Paddy Considine: This British actor takes his first feature turn behind the camera with Sundance World Cinema Competition entry Tyrannosaur, a dark tale about a tormented man who goes on a spree of self-destructive behavior. The film elicited strong responses at the festival and lead Peter Mullan’s searing performance is already sparking talk that it’s awards worthy. Considine mainly worked as a thesp for top directors like Michael Winterbottom (24 Hour Party People), Jim Sheridan (In America), Paul Greengrass (The Bourne Ultimatum), and Ron Howard (Cinderella Man) who he says would consult with him about narrative. The busy actor also has written produced screenplays (Dead Man’s Shoes). “In my heart I knew I was a better writer-director than I was an actor. I knew I had a voice of my own and stories of my own that I needed to tell. I was becoming increasingly uncomfortable in front of the camera. Filmmaking was an absolute necessity if I was to continue a career in this medium.” He began directing with the 2007 short film Dog Altogether which won an award at the Venice film festival and a BAFTA. “Paddy has an incredible instinct for the truth, creating compelling cinematic characters and putting them up against each other in unexpected and intense situations,” says his producer Diarmid Scrimshaw, who also made Considine’s short. “He is an exceptional director who gets phenomenal performances by casting with integrity and giving his actors these incredible characters to play.” He’s repped Conor McCaughan and Sam Fox at Troika Talent agency in the U.K.
Maryam Keshavarz: This Iranian writer-director’s first feature Circumstance showed in Sundance’s U.S. competition to strong critical responses and scored a pickup deal by Participant Media. The project, about teen girls discovering Tehran’s underground scene while grappling with conservative family pressures, had a 4 1/2-year journey to the screen. Says producer Karin Chien, ”Nothing was easy about making Circumstance. Maryam worked under overwhelming restrictions and at huge personal risk to tell this story. While facing down obstacles that would have crippled most directors, her commitment to her vision never wavered, not for a moment.” After graduating from Northwestern University, Keshavarz briefly went back to Iran and returned to the U.S. again for a doctoral degree. “From an early age, I have been a translator of culture: East for West, and West for East,” says the director. “Hailing from a family where my grandfather was a political poet who was often jailed in Iran, I was interested in the intersections of politics, history and artistic expression.” After 9/11, she made an experimental short titled Sanctuary, which was a surreal fantasy about an Iranian woman navigating life in New York after the disaster. It won Keshavarz the Steve Tisch Fellowship to pursue an MFA in Film Direction at NYU/Tisch. There, she directed her first feature documentary, The Color of Love, an award-winning film. In 2005, Keshevarz went to Argentina to shoot The Day I Died, about an adolescent love triangle. It won two prizes at Berlin. Keshavarz is unrepped at the moment but has been swarmed by agency interest at Sundance.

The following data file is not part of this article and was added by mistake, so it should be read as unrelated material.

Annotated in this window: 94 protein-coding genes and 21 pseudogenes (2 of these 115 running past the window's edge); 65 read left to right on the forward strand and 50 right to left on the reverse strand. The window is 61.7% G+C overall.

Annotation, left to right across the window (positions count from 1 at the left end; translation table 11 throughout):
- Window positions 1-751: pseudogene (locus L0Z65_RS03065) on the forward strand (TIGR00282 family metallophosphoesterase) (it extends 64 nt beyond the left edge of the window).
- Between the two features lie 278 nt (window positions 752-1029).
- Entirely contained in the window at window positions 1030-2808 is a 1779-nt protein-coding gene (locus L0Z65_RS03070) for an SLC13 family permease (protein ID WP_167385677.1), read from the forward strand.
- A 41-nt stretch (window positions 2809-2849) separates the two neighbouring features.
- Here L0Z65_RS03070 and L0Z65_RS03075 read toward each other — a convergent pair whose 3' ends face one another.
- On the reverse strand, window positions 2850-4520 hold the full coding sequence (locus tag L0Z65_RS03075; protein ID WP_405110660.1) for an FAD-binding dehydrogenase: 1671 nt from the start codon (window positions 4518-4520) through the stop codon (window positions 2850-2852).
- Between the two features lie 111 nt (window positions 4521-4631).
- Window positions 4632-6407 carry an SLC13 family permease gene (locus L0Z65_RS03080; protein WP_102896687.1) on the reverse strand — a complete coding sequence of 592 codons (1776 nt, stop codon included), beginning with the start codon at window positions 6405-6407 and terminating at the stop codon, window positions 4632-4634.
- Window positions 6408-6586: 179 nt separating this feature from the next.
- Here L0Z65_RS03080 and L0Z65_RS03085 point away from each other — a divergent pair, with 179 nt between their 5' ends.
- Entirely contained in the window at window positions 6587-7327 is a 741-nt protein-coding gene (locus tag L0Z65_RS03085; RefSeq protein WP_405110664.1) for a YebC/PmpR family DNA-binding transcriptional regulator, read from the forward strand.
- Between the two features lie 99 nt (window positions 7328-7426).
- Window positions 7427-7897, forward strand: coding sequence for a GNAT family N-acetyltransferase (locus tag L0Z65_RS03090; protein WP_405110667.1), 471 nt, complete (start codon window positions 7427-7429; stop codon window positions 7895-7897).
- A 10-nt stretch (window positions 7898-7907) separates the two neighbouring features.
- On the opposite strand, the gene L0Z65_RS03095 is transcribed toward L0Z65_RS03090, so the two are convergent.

(Sharon Swart is assisting Deadline’s Sundance coverage)
Sundance has a reputation for putting new acting talent in the spotlight. Recent years have yielded more break-outs on the distaff side, such as Carey Mulligan (2009′s An Education and The Greatest) and Jennifer Lawrence (2010’s Winter’s Bone). Both went on to receive Oscar nominations. This year’s festival films again showcased multiple talents poised to find wider recognition. While slightly more established actors such as Felicity Jones (in Like Crazy), Juno Temple (in Little Birds) and Olsen twins’ sibling Elizabeth Olsen (in Martha Marcy May Marlene and Silent House) made a big impression this year, following are a few other names that are emerging:
Corina Calderon: She stars as a willful South Texas teen gunning to win a powerlifting championship in Sundance competition film Benavides Born. The role isn’t far from her own life experience, says the young Latina, but she did have to learn how to pump iron. She trained with high school women’s powerlifting teams outside of Austin and in San Diego, and can now bench her own weight. Festival-goers have been comparing Benavides Born to Girl Fight, which played at Sundance in 2000 and launched Michelle Rodriguez’s career. The film is Calderon’s first lead; prior to this film, Calderon only had a bit part in Robert Rodriguez’s Machete and worked in short films. She trained with Ben Taylor at the Austin Playhouse. Director Amy Wendell says, “Her audition was amazing. She did something specific and determined, and I liked that. She’s passionate and goes the extra mile. She had the pressures of the shoot resting on her shoulders: she had to carry the film, and she did it. In the editing room, I was amazed that she never over-acted. She was really real. This is someone who will go on to show the world something interesting.” Calderon has an Austin-based agent and has had a few nibbles from Hollywood agents at Sundance.